Force mining, is used to deplete the material of the entire area (Figure 1) in a specific time-frame. This feature is responsible for making MiningMath achieve at least the surface inserted, which means that all the material inside its limits should be extracted, whether is ore or waste. Thus, this feature could be also understood as a minimum depth that should be mined at a specific timeframe.
Keep in mind that these surfaces might be adjusted during the optimization to respect the slope angles (Figure 2), which has a higher priority order on the algorithm, while the optimization is done. Therefore, more material can be mined either to correct the overall slope angle or to increase the NPV.
This functionality is commonly used to refine/keep the mining amount of a previous good surface in early periods, force a specific depth which the deposit should achieve, create custom advances, extract material to make a region available to allocate equipment, etc.
As MiningMath aims to assist the users to apply their project knowledge to guide the algorithm into the best decisions, that is why surfaces are one of the most important constraints hierarchy, which enables the implementation of custom geometries and operational parameters based on this smart hints imposed. Thus, forcing-surfaces might be the reason for disrespecting production limits, blending constraints, geometries, and so on, which require the user to be careful by using these functionalities. To sum up, the material above a Force Mining imported surface will be certainly mined until the specified period of time and what is below it will be mined only if the blocks respect all the other constraints and generate profitable results.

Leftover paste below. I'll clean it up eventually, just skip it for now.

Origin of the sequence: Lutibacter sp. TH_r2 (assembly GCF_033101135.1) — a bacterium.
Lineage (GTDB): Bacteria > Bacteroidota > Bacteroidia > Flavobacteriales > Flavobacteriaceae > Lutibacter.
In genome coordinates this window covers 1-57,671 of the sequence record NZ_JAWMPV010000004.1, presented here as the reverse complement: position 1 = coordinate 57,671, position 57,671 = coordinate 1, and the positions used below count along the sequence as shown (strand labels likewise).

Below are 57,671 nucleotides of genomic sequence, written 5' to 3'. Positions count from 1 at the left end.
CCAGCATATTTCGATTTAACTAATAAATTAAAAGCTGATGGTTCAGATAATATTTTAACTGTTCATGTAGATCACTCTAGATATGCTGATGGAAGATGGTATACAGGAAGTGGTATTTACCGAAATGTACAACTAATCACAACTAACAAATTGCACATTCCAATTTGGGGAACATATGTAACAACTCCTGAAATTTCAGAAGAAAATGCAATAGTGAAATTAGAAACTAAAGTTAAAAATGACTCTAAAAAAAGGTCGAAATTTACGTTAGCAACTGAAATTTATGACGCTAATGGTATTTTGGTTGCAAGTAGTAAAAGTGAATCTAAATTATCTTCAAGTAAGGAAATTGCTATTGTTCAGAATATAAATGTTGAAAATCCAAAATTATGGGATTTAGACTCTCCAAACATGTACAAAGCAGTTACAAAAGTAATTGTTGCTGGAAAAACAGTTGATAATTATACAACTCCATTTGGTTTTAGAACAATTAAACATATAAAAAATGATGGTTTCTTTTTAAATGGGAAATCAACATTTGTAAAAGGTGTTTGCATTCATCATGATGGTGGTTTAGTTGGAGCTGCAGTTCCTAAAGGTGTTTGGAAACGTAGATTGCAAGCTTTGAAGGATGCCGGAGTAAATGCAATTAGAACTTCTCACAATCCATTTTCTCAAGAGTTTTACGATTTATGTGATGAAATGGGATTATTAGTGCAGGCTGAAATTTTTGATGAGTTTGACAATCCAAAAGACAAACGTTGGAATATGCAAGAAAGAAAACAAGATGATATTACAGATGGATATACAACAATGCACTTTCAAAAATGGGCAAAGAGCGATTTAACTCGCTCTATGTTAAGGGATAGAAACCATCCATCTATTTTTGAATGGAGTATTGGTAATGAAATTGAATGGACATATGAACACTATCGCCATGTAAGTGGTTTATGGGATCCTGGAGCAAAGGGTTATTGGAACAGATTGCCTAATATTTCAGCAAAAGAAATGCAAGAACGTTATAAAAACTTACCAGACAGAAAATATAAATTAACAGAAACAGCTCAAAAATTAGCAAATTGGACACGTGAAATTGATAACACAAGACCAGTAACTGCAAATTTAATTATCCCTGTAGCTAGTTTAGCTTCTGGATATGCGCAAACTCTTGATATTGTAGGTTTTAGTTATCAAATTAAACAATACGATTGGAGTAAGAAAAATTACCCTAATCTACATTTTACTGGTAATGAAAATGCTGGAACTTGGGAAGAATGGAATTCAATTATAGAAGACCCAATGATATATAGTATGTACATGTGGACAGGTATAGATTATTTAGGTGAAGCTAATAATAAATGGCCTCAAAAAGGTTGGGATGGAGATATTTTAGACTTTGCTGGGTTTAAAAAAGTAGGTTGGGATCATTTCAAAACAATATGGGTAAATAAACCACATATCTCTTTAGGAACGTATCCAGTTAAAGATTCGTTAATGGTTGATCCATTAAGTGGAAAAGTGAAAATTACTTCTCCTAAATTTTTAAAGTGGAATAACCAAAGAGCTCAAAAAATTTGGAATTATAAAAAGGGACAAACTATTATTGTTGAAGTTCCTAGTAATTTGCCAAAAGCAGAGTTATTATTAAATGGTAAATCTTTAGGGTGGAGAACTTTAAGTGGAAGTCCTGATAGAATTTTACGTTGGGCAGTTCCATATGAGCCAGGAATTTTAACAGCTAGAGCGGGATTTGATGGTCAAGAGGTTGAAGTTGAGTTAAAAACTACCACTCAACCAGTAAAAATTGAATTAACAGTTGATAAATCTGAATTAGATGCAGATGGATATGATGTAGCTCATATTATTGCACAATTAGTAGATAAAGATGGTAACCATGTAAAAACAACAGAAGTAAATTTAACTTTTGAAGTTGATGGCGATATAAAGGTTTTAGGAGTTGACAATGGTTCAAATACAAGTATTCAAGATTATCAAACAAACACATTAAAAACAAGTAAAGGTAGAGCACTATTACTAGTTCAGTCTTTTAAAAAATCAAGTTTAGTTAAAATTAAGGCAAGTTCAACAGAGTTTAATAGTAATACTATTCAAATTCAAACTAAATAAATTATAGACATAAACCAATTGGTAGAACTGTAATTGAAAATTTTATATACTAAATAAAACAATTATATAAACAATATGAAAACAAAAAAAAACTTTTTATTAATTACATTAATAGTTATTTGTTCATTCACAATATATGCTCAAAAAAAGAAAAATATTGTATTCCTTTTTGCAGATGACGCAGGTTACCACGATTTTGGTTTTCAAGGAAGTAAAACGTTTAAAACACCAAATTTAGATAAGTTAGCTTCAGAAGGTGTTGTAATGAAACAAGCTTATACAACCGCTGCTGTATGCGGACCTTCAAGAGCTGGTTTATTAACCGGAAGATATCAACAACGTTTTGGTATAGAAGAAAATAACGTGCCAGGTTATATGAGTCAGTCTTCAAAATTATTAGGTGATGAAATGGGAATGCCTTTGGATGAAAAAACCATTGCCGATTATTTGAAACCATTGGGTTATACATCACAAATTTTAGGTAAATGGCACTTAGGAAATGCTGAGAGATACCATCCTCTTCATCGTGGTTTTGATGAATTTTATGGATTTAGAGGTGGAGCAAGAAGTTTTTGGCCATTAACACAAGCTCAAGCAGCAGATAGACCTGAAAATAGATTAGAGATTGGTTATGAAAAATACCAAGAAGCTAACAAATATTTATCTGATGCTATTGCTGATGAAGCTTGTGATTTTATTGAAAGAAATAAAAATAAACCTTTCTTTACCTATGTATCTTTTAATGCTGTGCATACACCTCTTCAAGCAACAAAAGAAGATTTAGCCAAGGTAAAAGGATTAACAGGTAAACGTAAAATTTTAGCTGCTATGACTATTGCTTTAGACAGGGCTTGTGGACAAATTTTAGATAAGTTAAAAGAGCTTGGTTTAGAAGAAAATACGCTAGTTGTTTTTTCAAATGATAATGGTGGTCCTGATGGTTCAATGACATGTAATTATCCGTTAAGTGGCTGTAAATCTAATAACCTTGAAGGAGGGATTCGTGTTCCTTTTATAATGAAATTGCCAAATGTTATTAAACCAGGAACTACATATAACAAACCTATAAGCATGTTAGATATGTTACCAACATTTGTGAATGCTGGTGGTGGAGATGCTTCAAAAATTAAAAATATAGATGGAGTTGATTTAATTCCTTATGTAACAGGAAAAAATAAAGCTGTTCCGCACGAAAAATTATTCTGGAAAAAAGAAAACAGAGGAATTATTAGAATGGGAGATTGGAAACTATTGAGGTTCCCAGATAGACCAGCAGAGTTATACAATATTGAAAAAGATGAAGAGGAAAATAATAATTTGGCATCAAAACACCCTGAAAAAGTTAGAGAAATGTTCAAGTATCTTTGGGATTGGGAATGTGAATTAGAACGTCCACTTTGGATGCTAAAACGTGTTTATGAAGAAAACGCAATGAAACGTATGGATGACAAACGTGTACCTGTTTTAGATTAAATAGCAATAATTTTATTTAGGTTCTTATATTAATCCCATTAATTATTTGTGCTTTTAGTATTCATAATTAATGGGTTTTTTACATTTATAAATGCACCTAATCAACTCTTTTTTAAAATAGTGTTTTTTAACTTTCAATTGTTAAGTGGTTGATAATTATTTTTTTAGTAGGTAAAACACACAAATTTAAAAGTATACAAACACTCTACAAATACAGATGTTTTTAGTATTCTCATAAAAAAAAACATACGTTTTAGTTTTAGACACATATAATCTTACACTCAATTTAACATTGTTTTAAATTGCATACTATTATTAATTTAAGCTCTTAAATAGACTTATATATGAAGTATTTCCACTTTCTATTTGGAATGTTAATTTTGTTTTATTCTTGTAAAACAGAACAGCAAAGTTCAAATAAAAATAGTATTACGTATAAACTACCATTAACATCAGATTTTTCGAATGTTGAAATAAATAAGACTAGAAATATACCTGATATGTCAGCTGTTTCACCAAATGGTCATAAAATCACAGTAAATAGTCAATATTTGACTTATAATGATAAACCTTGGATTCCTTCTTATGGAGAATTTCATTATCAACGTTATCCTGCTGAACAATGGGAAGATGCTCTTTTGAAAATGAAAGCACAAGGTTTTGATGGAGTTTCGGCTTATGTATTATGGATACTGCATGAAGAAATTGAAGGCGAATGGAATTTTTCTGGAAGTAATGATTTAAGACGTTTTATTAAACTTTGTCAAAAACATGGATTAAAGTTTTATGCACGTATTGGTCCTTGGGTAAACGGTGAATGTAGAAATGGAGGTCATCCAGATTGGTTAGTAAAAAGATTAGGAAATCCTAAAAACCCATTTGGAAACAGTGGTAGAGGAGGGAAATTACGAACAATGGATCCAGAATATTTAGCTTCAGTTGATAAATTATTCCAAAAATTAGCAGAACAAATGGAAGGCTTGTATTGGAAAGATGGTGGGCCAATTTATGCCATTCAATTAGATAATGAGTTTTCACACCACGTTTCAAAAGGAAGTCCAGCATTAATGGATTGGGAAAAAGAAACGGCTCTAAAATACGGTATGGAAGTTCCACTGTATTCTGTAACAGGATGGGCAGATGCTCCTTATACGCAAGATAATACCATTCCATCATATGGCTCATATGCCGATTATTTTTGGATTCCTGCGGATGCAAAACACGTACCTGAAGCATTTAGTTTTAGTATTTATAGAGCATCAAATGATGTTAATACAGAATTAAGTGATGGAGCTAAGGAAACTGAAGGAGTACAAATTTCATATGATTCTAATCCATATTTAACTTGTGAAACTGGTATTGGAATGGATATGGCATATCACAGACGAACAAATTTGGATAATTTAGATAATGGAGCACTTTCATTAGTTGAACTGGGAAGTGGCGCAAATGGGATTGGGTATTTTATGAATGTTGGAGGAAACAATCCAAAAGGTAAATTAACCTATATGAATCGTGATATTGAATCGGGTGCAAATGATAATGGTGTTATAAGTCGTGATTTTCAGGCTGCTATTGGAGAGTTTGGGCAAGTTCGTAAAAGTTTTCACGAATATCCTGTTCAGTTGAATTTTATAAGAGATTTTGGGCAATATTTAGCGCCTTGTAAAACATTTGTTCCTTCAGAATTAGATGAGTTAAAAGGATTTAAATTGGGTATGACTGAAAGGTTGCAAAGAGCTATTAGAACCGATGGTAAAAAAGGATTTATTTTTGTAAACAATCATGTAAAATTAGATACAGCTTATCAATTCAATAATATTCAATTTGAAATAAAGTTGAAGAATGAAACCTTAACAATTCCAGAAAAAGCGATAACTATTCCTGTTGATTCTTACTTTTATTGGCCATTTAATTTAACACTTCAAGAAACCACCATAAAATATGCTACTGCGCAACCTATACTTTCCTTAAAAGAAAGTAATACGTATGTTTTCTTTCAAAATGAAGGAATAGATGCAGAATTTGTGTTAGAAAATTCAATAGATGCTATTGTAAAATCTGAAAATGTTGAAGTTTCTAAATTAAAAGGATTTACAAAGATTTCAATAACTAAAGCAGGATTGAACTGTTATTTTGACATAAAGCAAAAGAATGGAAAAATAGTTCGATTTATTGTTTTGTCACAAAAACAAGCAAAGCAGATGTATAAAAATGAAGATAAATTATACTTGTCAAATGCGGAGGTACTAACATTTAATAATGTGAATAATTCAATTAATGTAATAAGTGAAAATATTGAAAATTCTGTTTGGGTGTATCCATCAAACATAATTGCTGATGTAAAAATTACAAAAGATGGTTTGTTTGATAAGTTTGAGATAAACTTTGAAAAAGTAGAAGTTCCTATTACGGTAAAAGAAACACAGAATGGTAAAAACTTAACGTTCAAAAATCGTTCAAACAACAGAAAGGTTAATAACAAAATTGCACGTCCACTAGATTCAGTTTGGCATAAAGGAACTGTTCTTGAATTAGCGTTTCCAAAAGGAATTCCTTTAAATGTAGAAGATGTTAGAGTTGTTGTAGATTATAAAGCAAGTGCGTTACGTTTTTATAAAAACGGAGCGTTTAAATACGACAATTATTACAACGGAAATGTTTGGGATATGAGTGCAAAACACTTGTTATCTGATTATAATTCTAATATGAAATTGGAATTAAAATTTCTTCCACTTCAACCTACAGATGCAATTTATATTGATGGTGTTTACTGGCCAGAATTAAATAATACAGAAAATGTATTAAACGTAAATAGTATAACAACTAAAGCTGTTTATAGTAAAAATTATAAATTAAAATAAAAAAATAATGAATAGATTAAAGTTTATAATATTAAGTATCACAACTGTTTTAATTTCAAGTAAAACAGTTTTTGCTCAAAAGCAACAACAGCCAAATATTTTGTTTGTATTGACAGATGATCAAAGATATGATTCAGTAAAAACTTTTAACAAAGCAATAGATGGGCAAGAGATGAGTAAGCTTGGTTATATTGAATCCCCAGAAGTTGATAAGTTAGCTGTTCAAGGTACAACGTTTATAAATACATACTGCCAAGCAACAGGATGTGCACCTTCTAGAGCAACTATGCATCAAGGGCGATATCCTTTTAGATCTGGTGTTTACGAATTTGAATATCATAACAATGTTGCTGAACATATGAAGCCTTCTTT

2. Practical example
The approach here was the attempt to deplete a Mining Front with high grade ores in the first period on the optimization, which considers the region which has IY higher than 35, inside the final pit of the Data Validation (Figure 3) and limited until the elevation 250. To build such surface the first step was to place the Z coordinates in this excel file, then use conditional functions to define these limits (Figure 4 and 5).
By having a surface suitable to use, a scenario of Exploratory Analysis was run using the set up of disclosed in Figure 6. Note that a scenario without Force Mining (Figure 7) was also run to have a good comparison.
As a result, the Force Mining surface totally mined along additional material to fulfill the processing capacity and also adjustments on the slope angles which generated the result disclosed in Figures 8 to 10. Besides, it is always useful to compare these scenarios with the ones that did not use this approach, which generates different sequences (Figure 11 and 12) and illustrates how powerful could be user assumptions to generate better results or explore possibilities.